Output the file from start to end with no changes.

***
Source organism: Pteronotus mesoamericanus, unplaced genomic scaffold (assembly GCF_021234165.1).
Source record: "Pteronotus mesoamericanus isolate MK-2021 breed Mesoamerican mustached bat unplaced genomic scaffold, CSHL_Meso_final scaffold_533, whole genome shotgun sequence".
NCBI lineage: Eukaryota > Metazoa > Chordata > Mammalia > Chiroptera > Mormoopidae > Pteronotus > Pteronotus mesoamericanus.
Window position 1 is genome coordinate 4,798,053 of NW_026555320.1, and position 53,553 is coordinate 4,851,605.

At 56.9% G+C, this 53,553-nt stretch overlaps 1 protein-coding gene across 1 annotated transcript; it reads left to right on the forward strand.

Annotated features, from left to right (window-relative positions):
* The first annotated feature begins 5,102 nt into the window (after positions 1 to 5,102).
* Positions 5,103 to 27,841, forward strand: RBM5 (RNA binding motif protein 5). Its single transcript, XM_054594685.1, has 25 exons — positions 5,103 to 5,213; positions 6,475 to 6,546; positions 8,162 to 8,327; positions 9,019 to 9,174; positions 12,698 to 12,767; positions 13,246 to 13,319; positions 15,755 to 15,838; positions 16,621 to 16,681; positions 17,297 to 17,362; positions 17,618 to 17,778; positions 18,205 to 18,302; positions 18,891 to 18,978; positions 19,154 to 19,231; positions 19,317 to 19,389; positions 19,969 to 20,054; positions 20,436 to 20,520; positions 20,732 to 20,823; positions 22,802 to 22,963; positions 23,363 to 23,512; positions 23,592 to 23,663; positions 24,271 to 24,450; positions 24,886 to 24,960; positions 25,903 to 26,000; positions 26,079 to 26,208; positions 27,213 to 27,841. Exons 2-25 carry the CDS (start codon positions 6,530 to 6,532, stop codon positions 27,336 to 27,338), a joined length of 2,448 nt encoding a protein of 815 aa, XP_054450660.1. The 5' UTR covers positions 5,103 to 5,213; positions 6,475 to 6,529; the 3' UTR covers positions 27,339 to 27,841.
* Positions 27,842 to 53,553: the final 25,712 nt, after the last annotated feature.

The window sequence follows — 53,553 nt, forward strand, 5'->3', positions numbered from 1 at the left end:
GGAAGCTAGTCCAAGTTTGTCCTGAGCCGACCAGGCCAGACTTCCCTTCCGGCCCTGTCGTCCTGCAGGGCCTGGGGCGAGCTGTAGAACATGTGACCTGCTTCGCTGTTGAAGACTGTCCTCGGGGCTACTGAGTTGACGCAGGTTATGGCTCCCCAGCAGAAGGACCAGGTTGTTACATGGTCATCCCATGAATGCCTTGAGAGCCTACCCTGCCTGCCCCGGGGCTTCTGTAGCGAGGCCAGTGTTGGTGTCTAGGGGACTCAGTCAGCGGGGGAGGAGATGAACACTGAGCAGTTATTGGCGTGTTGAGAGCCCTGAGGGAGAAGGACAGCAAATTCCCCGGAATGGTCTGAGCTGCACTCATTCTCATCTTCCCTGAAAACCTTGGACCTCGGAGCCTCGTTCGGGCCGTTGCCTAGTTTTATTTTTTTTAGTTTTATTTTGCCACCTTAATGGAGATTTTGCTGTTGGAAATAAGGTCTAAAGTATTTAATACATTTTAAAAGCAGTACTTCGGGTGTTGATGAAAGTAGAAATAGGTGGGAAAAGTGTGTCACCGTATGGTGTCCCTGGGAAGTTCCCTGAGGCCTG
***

Source organism: Pteronotus mesoamericanus, unplaced genomic scaffold (assembly GCF_021234165.1).
Source record: "Pteronotus mesoamericanus isolate MK-2021 breed Mesoamerican mustached bat unplaced genomic scaffold, CSHL_Meso_final scaffold_533, whole genome shotgun sequence".
NCBI lineage: Eukaryota > Metazoa > Chordata > Mammalia > Chiroptera > Mormoopidae > Pteronotus > Pteronotus mesoamericanus.
Window position 1 is genome coordinate 4,798,053 of NW_026555320.1, and position 53,553 is coordinate 4,851,605.

At 56.9% G+C, this 53,553-nt stretch overlaps 1 protein-coding gene across 1 annotated transcript; it reads left to right on the forward strand.

Annotated features, from left to right (window-relative positions):
* The first annotated feature begins 5,102 nt into the window (after positions 1 to 5,102).
* Positions 5,103 to 27,841, forward strand: RBM5 (RNA binding motif protein 5). Its single transcript, XM_054594685.1, has 25 exons — positions 5,103 to 5,213; positions 6,475 to 6,546; positions 8,162 to 8,327; positions 9,019 to 9,174; positions 12,698 to 12,767; positions 13,246 to 13,319; positions 15,755 to 15,838; positions 16,621 to 16,681; positions 17,297 to 17,362; positions 17,618 to 17,778; positions 18,205 to 18,302; positions 18,891 to 18,978; positions 19,154 to 19,231; positions 19,317 to 19,389; positions 19,969 to 20,054; positions 20,436 to 20,520; positions 20,732 to 20,823; positions 22,802 to 22,963; positions 23,363 to 23,512; positions 23,592 to 23,663; positions 24,271 to 24,450; positions 24,886 to 24,960; positions 25,903 to 26,000; positions 26,079 to 26,208; positions 27,213 to 27,841. Exons 2-25 carry the CDS (start codon positions 6,530 to 6,532, stop codon positions 27,336 to 27,338), a joined length of 2,448 nt encoding a protein of 815 aa, XP_054450660.1. The 5' UTR covers positions 5,103 to 5,213; positions 6,475 to 6,529; the 3' UTR covers positions 27,339 to 27,841.
* Positions 27,842 to 53,553: the final 25,712 nt, after the last annotated feature.

The window sequence follows — 53,553 nt, forward strand, 5'->3', positions numbered from 1 at the left end:
GGAAGCTAGTCCAAGTTTGTCCTGAGCCGACCAGGCCAGACTTCCCTTCCGGCCCTGTCGTCCTGCAGGGCCTGGGGCGAGCTGTAGAACATGTGACCTGCTTCGCTGTTGAAGACTGTCCTCGGGGCTACTGAGTTGACGCAGGTTATGGCTCCCCAGCAGAAGGACCAGGTTGTTACATGGTCATCCCATGAATGCCTTGAGAGCCTACCCTGCCTGCCCCGGGGCTTCTGTAGCGAGGCCAGTGTTGGTGTCTAGGGGACTCAGTCAGCGGGGGAGGAGATGAACACTGAGCAGTTATTGGCGTGTTGAGAGCCCTGAGGGAGAAGGACAGCAAATTCCCCGGAATGGTCTGAGCTGCACTCATTCTCATCTTCCCTGAAAACCTTGGACCTCGGAGCCTCGTTCGGGCCGTTGCCTAGTTTTATTTTTTTTAGTTTTATTTTGCCACCTTAATGGAGATTTTGCTGTTGGAAATAAGGTCTAAAGTATTTAATACATTTTAAAAGCAGTACTTCGGGTGTTGATGAAAGTAGAAATAGGTGGGAAAAGTGTGTCACCGTATGGTGTCCCTGGGAAGTTCCCTGAGGCCTG